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                                 Vice Selection
When people start tying flies, one of the first questions asked is what type of fly tying vice should I get?  I had written a fairly detailed article about this subject, but it got erased accidently.  I will try to rewrite it later in more detail, but here are a few of the facts.

We purchased eight fly tying vices for our Rocky River fly tying group in 2010 because I owned one and had found it very satisfactory.  It was inexpensive by vice standards and I suspect a copy of the Renzetii.  I decided about 2015 that I should get a new fly tying vice because mine was not pretty or slick with fancy features.  I was prepared to spend $500.00 assuming I could find what I was looking for. 

The first thing I did was go to the fly fish Ohio and review all of their recommendations.  That was a good exercise, and if you are looking, you should read their article here.

The vice I chose was the EZ Zephr Rotary Vice   ($45.00 to $60.00)

The comments below are from the first reviewer on the Zephr EZ Rotating Vice.  It was $45.00 when I bought mine, but since then we have purchased 2 more for our fly tying class and they were about $60.00.  A real plus on the vice now is that the jaws have a lever for tightening the hook in the jaws.  The older model uses a set screw that requires the use of a Allen wrench.  There were several reviewers for each vice and this was the first one for the Zephr EZ Rotary.  Do not confuse this vice with the Orvis EZ vice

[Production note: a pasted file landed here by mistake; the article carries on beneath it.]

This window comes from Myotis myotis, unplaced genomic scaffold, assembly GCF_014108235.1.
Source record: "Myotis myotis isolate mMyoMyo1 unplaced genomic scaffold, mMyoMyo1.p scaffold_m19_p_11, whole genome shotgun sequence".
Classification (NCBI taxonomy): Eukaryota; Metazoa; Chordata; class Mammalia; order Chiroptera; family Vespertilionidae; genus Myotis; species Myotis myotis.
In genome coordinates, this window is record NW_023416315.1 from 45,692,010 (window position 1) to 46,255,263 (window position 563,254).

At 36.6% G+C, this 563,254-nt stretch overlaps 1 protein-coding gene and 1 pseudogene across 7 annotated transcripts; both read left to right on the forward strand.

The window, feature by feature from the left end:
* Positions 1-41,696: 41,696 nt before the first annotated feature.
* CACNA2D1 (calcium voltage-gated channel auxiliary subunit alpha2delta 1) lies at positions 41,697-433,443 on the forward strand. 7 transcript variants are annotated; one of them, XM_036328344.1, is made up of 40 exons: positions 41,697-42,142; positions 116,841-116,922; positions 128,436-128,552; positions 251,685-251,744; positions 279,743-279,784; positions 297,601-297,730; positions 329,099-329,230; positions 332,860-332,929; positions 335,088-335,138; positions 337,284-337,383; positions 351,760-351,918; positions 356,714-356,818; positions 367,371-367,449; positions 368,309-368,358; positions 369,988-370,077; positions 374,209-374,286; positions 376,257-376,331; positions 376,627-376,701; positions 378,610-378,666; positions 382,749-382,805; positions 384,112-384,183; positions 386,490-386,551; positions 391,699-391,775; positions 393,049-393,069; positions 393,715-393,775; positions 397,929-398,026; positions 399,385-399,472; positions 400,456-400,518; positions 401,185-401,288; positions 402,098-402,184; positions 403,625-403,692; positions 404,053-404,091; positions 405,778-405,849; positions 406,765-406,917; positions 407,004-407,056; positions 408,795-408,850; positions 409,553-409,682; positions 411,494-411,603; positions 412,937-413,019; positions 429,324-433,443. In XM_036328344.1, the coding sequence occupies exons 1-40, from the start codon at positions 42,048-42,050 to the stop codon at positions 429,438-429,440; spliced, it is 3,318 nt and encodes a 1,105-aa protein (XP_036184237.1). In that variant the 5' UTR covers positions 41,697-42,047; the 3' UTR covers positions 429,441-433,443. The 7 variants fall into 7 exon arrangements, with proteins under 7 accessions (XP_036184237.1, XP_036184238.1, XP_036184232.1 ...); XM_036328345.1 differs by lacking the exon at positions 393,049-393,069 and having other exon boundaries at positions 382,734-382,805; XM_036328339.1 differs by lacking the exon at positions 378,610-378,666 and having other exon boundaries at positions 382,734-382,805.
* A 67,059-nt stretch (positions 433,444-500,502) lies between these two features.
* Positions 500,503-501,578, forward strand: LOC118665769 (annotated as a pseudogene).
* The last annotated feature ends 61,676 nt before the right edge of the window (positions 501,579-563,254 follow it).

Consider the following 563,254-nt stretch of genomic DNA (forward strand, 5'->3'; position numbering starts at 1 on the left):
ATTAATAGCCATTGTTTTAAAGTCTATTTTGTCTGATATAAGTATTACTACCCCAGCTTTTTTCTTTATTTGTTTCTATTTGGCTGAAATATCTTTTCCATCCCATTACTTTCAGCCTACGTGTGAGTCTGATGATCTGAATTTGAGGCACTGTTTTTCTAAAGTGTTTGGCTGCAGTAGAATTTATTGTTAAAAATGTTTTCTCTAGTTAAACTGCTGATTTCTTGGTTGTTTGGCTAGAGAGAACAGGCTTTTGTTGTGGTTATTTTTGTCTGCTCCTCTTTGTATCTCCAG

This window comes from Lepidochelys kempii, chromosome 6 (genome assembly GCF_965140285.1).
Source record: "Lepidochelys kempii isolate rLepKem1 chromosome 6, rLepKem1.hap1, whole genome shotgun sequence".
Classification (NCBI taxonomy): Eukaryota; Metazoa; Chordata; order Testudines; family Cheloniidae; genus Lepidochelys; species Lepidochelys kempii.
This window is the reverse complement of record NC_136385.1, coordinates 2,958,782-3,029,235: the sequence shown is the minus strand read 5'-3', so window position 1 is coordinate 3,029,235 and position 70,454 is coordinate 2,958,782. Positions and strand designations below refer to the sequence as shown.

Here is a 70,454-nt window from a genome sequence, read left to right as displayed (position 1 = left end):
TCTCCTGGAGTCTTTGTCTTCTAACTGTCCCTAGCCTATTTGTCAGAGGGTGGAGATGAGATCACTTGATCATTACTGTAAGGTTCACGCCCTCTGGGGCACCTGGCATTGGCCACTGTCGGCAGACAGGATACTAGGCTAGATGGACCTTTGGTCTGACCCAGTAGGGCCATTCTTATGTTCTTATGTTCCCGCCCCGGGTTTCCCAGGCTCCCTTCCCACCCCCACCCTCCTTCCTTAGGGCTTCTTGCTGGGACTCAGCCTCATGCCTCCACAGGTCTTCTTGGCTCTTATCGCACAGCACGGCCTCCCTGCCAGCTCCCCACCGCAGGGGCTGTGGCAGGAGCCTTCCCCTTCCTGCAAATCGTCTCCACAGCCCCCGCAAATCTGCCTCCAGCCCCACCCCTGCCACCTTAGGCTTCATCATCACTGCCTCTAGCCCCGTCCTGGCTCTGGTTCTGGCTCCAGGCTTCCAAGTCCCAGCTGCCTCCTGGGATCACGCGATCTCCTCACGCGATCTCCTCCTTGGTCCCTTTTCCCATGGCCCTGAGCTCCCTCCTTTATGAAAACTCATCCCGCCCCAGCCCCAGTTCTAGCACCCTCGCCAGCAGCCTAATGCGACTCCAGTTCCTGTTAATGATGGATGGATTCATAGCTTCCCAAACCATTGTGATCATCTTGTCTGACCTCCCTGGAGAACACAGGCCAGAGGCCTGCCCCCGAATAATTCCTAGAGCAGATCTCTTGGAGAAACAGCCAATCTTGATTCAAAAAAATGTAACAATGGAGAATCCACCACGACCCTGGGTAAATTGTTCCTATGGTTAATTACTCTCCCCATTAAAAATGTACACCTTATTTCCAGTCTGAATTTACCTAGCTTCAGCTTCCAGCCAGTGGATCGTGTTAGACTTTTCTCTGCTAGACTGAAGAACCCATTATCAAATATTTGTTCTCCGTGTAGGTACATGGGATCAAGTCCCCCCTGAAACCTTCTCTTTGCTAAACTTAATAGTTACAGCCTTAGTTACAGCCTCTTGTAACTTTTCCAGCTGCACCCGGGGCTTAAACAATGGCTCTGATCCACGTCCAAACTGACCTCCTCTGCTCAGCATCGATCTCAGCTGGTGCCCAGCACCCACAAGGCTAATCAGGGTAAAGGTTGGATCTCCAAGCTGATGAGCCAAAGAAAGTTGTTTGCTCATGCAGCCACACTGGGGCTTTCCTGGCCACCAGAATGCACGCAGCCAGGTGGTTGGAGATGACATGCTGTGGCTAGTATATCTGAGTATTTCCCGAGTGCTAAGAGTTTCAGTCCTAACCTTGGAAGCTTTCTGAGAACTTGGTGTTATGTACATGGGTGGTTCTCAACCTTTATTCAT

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Jim's Comments - .While this vise isn't a Hook and Hackle branded tool, it's one of the only places outside of EBay that we could acquire one. The EZ Rotary comes in as the least expensive 'true' rotary tying vise on the planet. The box is nice and it was packed in a fitted foam insert. The C-clamp worked great and held the tool very well. My main vise is a Renzetti Traveler with the knob adjustable jaws. The EZ was clearly designed with the Traveler as a guide. While I'm not a big fan of all the wacky adjustments the EZ has, the fact remains, it's infinitely adjustable. It probably has more machined aluminum than the Traveler and comes across as a stouter tool. That said, the EZ jaws weren't even close to the quality of the Traveler. I'm no fan of Renzetti's use of 'O' rings to tension the back of the jaw with a compression spring at the front to keep them open but the EZ has no spring at the jaw front so they have a tendency to flop around when open. This wasn't the end of the world but the EZ has slippage when holding really big hooks. I did like the fact that the EZ has a thumb screw holding the jaw in place as opposed to a slotted screw, on my Renzetti. The only real tool you'll need to adjust this vise is a 2mm hex wrench for loosening the rotating parts of the vise barrel. This is one of the best vises coming out of the Pakistani/Indian vise market and, for the price, you also get true rotary functionality.

Jim's Rating - 3.20

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The entire article at Fly Fish Ohio is very interesting reading because it will give you details about lots of vices.  After studying about which vice I wanted to upgrade to I decided that I would save the money and  did not need to upgrade as there was nothing better unless I wanted to get into tying flies other than trout flies.   Salt water flies, steel head flies and others require larger hooks and consequently might need a larger vice.

Jack   This article is updated July 13th, 2018.

 

 

 

 

 

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